Once a year a sham battle fought between the two battalions on campus highlighted Auburn’s military training. This battle was photographed in the early 1900s. “It was all made as real as possible except that each rifleman was given five blank cartridges that could be fired to his best advantage” wrote W.K. Askew, a 1917 graduate. “The battle was the crowning event and culmination of all of the constant drilling, marching, reviews, inspections, parades, and particularly the rivalry between the battalions.” Such training helped make Auburn men in great demand when the United States entered World War I in 1917. Little boys watched this skirmish line charge toward Auburn’s first gymnasium.
Colonel John J. Waterman, commandant of the Army ROTC unit, found an attentive audience for his remarks about this artillery piece at the gun shed west of Bullard Field in 1943. Pete Turnham, second from right, became an Auburn businessman and served in the Legislature for many years. Edwin R. Goode, Jr., fifth from right, became a prominent veterinarian with the federal government and returned to Auburn with his wife, the former Betty Ware, upon retirement in the late 1970s.
Why does George S. Patton’s Jeep have “War Eagle!” written on it? There are several possible answers. “General Patton was stationed at Fort Benning and apparently liked Auburn football” said alumnus Pete Turnham, who served under Patton during World War II. “I have been told that he said he wanted his troops to fight like those fight like those fighting Auburn Tigers.” Turnham “also heard that one of Patton’s aides was an Auburn man, and sold the general on Auburn.” Another theory is that Patton’s driver was an Auburn fan. Still another theory is that Patton was simply using a subordinate’s vehicle while he inspected units of the 301st Combat Team at Strakonice, Czechoslovakia soon after Germany surrendered in 1945. If so, that commander might have been an Auburn man. Perhaps the explanation is as simple as coincidence. Photo Source: Auburn Alumnews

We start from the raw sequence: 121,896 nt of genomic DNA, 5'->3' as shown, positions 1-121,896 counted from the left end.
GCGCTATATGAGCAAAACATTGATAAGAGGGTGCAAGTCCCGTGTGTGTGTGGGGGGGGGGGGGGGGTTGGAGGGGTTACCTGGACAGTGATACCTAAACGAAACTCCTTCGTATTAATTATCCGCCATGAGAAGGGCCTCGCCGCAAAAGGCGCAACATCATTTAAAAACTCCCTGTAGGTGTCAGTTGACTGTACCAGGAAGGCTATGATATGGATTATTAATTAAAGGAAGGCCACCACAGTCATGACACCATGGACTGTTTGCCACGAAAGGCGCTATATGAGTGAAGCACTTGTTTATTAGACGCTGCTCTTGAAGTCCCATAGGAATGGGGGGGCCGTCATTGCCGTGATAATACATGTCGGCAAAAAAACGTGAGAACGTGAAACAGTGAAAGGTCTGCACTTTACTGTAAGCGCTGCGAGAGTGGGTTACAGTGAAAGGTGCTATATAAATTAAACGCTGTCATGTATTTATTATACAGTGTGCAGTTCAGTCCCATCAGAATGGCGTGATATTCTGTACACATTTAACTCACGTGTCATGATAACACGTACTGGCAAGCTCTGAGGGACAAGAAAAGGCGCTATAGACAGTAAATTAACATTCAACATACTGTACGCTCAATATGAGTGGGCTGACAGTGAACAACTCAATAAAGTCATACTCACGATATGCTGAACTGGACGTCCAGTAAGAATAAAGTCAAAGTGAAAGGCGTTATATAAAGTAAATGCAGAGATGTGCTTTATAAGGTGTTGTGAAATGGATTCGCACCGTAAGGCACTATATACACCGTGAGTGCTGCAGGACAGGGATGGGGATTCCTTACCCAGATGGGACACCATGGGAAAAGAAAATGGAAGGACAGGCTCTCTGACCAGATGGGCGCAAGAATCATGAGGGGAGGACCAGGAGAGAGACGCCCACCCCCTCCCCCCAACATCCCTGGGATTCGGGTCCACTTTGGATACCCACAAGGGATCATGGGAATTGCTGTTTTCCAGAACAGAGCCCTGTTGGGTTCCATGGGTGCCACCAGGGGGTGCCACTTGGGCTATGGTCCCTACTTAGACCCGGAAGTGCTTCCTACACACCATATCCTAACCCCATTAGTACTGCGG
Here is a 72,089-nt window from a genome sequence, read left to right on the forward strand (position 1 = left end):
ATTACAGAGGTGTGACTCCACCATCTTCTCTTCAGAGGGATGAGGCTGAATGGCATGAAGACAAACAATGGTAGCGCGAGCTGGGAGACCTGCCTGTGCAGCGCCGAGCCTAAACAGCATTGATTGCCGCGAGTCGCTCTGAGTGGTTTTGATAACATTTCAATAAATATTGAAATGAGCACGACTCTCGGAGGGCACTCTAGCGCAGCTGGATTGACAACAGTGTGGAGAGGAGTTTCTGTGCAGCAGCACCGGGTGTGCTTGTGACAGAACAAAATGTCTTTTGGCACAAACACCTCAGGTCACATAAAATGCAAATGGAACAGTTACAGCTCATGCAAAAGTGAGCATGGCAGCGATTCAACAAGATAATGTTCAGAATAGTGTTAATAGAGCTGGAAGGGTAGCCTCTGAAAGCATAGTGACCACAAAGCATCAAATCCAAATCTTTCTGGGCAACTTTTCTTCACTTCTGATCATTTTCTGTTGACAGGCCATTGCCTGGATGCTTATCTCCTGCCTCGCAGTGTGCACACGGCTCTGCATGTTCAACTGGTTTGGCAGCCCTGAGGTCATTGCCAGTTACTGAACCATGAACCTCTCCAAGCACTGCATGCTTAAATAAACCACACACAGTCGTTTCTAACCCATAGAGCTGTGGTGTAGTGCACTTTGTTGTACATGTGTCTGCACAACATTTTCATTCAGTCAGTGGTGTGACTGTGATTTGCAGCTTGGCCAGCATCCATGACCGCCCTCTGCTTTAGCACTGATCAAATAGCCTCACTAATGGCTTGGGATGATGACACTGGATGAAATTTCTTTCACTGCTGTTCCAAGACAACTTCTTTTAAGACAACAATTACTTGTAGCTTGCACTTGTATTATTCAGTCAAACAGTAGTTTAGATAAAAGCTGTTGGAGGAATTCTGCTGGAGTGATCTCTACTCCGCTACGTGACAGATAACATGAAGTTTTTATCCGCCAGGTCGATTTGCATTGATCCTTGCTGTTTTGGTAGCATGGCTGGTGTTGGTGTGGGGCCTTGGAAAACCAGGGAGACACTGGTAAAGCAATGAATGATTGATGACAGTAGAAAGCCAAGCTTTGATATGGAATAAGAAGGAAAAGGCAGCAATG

ROTC cadets on parade with the Quad in the background.
Excerpt from the 1972 Glomerata: The Counterguerrilla Company is a volunteer organization for those ROTC cadets motivated toward a professional military career. The training is designed to place the cadet, by frequently rotating leadership positions, in situations where his leadership abilities are developed and tested. Small unit tactics such as rapelling, hand-to-hand combat, and survival are stressed. The necessity of teamwork is emphasized in all types of situations and has developed within the company a special esprit-de-corps seldom found in other ROTC units.
Excerpt from the 1990 Glomerata: Jeff Parsh and Andy Reeves trudge through a small local stream. Midshipmen often hiked cross country on Marine Corps physical training exercises.
2017 Naval ROTC Commissioning Seniors photographed overlooking the stadium.